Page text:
The usefulness of a short electronic fetal heart rate recording at admission of patients in labor (admission test) was investigated in low-risk patients in two prospective studies. The admission test was done in a concealed manner, and the result of the test was evaluated after delivery so as not to influence the clinical management. In part I of the investigation, the test was performed in 130 patients monitored during labor with pH determinations in scalp blood and in cord blood at birth. Patients with reactive admission tests had a low rate of intrauterine asphyxia in labor (0.9%), whereas half of the patients with ominous traces had intrauterine fetal asphyxia with a low scalp blood pH and neonatal depression. Similar results were obtained in part II, when the admission test was used as a screening procedure involving 1041 patients. The test was reactive in 94.3%, and in this group fetal distress (cesarean section, or forceps on that indication, or an Apgar score less than 7 at five minutes) occurred in 1.3%. Ten patients (1.0%) had ominous tests; four of these had fetal distress, and one of these fetuses died in utero three hours after admission, during which time stethoscopic auscultation failed to detect the fetal compromise. It is concluded that the admission test can detect fetal distress already present at admission and unnecessary delay in intervention can be avoided in such a case. The test seems also to have some predictive value for the fetal well-being for the next few hours of labor. The test is simple and convenient for screening purposes. (C) 1986 The American College of Obstetricians and Gynecologists.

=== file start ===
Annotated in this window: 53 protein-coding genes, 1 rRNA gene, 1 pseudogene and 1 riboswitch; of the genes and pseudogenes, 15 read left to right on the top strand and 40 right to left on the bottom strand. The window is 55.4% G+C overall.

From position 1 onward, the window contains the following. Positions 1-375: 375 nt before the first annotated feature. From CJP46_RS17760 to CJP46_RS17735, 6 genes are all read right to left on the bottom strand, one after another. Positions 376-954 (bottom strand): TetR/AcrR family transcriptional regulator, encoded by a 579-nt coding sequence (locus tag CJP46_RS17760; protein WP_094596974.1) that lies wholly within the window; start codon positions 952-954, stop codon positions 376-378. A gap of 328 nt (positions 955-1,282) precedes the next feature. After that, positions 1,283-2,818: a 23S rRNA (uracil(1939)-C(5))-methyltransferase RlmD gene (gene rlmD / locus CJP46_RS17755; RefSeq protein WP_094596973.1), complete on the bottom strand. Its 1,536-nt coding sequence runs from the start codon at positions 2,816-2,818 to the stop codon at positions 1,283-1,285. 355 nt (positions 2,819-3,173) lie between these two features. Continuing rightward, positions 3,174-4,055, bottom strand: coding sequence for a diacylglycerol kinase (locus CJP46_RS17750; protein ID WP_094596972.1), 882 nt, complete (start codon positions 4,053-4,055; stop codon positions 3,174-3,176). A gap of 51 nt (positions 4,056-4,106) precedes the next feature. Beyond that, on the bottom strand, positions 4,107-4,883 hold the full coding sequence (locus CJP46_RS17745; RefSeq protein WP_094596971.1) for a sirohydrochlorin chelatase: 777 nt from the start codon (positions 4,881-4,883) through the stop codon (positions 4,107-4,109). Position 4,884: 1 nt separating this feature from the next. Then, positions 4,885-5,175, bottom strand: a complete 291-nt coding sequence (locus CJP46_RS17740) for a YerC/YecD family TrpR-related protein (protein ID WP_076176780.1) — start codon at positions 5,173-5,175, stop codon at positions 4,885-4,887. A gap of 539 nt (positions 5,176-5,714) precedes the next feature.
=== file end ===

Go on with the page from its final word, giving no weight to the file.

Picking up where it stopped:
|Number of pages||7|
|Journal||Obstetrics and Gynecology|
|Publication status||Published - 1986|